Facebook, Google and Twitter have had a really rough time of it in 2018. Versus their 2018 highs, their stock prices are off -38%, -15%, and -30% respectively, but more importantly, have major issues with their business models. Specifically, these three companies are confronted, and seem perplexed, by two key threats: the privacy issue and the publisher issue.
The Privacy Issue- The public really became aware of the privacy problems with social media in March of 2018, when it hit the news that Cambridge Analytica was supplied with extensive Facebook user information. Industry analysts, and the general public, were shocked how naïve Facebook management was about the risks in allowing open access to user records. Individual users and governments around the world suddenly woke up to the fact that extensive user data was being captured electronically and exploited by the social media companies.
With Facebook, Google, and Twitter, their fundamental business models are built on having detailed info on their users. That enables them to sell ads that are highly targeted to individuals. Given the explicit data they have on users, they know which users should be inclined to be interested in which advertiser’s particular products. Thus, these social media companies get premium fees from advertisers for such targeted ads. Given that the very existence of these three companies depends on collecting explicit user data, it is super risky to collect it in such a clandestine manner; with user being uninformed.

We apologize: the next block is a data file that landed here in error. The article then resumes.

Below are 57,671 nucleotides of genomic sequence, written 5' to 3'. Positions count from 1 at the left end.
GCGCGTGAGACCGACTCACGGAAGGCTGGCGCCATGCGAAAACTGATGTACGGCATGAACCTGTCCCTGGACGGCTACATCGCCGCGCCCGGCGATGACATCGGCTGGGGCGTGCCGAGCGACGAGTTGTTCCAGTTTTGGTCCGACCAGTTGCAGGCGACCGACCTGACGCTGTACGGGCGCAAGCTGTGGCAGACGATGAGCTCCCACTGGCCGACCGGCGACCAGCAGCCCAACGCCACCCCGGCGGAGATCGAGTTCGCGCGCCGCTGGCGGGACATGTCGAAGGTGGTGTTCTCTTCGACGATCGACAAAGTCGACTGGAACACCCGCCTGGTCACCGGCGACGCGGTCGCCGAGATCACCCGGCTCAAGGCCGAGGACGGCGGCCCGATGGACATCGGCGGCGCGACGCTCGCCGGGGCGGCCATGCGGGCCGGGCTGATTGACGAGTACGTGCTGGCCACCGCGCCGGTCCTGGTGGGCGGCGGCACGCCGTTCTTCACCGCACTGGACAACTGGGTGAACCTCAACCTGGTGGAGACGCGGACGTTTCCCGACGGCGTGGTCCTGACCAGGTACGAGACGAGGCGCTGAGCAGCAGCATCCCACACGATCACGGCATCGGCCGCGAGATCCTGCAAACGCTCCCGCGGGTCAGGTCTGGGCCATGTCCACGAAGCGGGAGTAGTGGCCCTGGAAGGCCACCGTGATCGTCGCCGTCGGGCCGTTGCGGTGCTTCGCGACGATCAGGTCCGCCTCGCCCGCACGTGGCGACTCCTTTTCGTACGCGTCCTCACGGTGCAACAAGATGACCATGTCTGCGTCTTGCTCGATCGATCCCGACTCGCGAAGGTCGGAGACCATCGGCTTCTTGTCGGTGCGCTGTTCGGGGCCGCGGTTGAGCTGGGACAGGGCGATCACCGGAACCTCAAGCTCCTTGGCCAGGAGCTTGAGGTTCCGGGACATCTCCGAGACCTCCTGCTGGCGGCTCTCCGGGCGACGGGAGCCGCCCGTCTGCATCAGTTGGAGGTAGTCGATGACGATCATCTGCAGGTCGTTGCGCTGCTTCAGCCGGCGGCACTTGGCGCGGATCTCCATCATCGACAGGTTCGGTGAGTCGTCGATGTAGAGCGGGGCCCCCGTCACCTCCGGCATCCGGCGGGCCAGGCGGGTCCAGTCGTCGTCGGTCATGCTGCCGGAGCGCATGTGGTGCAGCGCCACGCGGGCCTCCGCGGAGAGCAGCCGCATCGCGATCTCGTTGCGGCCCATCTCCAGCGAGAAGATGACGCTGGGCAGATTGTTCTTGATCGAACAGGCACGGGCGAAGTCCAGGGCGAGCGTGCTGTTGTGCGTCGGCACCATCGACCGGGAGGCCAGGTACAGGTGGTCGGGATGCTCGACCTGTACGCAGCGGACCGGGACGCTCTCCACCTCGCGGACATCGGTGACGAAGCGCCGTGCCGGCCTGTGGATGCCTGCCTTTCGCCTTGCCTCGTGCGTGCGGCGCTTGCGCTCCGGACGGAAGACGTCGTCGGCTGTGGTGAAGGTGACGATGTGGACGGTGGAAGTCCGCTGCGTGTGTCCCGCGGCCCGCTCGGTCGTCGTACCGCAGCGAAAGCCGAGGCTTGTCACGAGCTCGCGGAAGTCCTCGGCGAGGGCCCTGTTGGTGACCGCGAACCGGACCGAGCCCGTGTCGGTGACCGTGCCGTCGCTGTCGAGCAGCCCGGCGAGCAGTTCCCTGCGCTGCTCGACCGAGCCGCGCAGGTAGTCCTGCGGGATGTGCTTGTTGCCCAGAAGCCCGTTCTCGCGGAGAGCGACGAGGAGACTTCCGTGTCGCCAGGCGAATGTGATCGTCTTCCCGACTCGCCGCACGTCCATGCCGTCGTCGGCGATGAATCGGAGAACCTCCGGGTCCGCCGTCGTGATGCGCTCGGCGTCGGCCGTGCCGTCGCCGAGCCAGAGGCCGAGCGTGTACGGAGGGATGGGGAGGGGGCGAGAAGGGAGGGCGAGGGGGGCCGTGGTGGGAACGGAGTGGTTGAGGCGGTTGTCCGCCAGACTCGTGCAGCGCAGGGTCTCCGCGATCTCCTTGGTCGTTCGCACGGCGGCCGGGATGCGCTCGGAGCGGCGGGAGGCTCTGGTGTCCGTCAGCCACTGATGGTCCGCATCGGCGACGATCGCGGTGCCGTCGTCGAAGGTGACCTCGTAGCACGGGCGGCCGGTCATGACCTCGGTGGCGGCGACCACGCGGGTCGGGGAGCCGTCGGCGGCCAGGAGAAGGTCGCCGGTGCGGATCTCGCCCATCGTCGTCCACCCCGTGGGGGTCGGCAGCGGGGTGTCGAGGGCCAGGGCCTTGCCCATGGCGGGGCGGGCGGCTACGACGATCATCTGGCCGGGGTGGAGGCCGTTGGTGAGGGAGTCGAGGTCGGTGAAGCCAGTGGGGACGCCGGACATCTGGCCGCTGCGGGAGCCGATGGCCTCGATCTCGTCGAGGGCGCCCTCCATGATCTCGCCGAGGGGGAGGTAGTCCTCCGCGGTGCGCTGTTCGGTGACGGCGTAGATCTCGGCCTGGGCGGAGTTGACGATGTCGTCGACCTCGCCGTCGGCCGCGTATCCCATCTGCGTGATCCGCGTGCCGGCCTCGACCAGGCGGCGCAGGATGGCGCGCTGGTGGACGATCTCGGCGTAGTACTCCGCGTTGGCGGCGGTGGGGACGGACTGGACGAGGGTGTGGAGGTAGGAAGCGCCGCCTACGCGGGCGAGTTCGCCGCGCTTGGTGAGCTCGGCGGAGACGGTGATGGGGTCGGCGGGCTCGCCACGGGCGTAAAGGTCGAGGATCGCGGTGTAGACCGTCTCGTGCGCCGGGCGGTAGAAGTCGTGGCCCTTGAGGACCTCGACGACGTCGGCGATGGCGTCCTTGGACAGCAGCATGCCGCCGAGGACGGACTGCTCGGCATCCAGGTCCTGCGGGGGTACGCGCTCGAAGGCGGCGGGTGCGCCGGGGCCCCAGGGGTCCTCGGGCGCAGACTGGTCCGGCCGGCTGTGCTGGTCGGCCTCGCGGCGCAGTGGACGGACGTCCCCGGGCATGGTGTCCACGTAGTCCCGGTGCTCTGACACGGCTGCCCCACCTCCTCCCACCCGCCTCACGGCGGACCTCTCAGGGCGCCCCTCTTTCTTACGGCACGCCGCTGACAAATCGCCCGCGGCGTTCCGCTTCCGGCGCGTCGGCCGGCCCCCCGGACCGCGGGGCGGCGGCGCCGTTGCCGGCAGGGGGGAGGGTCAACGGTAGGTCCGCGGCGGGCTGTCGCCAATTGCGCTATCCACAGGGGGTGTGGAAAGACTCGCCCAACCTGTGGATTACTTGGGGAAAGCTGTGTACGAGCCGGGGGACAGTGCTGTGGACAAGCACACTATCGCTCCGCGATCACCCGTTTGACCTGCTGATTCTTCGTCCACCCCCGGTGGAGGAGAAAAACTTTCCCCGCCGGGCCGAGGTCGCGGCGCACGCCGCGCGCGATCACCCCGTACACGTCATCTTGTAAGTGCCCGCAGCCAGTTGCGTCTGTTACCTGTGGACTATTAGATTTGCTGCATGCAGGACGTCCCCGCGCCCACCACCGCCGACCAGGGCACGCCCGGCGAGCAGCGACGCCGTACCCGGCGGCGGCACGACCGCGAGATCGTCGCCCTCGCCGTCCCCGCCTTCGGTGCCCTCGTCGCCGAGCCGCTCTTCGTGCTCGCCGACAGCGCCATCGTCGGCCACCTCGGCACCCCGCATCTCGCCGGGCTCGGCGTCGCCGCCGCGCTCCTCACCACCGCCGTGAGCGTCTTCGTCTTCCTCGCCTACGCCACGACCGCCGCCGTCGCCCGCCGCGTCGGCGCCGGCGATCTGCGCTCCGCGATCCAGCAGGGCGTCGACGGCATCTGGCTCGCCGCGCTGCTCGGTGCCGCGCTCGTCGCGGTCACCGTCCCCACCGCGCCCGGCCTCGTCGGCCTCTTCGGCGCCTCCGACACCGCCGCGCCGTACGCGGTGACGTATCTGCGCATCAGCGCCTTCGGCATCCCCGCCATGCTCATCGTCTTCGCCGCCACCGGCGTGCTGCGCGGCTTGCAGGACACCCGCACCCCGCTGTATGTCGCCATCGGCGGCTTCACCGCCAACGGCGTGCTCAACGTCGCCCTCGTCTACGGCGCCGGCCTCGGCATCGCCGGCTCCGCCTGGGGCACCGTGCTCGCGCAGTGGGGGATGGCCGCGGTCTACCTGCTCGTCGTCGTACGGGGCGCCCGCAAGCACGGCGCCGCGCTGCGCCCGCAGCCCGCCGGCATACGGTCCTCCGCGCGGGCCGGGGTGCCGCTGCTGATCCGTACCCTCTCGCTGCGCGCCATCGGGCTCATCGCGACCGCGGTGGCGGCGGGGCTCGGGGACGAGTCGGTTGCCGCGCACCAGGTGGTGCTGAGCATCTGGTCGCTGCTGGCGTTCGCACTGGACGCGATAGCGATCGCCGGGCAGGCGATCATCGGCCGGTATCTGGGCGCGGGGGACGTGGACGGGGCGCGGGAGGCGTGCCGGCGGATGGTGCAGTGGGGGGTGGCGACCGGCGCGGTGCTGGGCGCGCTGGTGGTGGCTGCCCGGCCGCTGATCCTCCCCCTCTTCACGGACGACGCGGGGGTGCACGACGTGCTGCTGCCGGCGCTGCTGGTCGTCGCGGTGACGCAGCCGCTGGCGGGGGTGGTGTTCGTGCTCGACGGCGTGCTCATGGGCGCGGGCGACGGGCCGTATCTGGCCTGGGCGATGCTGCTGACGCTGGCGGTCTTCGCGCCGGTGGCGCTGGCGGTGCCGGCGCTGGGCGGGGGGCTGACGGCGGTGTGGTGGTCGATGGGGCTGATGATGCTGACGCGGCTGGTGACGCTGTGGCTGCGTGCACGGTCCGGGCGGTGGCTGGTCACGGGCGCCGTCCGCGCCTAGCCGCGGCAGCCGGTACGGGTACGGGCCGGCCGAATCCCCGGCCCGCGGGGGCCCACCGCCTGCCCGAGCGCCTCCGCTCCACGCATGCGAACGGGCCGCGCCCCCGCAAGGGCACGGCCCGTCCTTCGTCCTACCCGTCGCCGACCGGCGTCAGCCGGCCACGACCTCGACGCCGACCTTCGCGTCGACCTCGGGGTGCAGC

This is a very solvable problem. Just tell users up-front what data is being collected and how it will be used. These companies fear doing this, because of the risk that users won’t opt in. Sooner or later, they are either going to have to provide some leadership and make the bold move to offer opt in/out upfront, or governments will get highly involved in their business and it will get very ugly!
The Publisher Issue– Running Facebook, Twitter or Google YouTube is like running a widely circulated publication, such as a major newspaper, with absolutely no control over your writers. The providers of stories and news items don’t have to be factually correct, bizarre opinions are welcome, comments that make no sense are just fine, and slander seems to be no problem. This has led to all kinds of accusations about impacting elections, ruining careers, fake news, etc.
For example, very recently the country of Vietnam accused Facebook to failing to take down anti-government comments on its platform. The country is considering preventing advertisers in Vietnam from using Facebook.
In response, the three social media companies are hiring thousands of “gatekeepers” to “monitor and control” the content. The latest problem is that groups representing the full spectrum of opinion are now attacking these companies for bias in “controlling” content.
This is a real mess and requires social media companies to come to grips with the fact that they are publishers with no control of content providers. Dealing with this will require some strong leadership.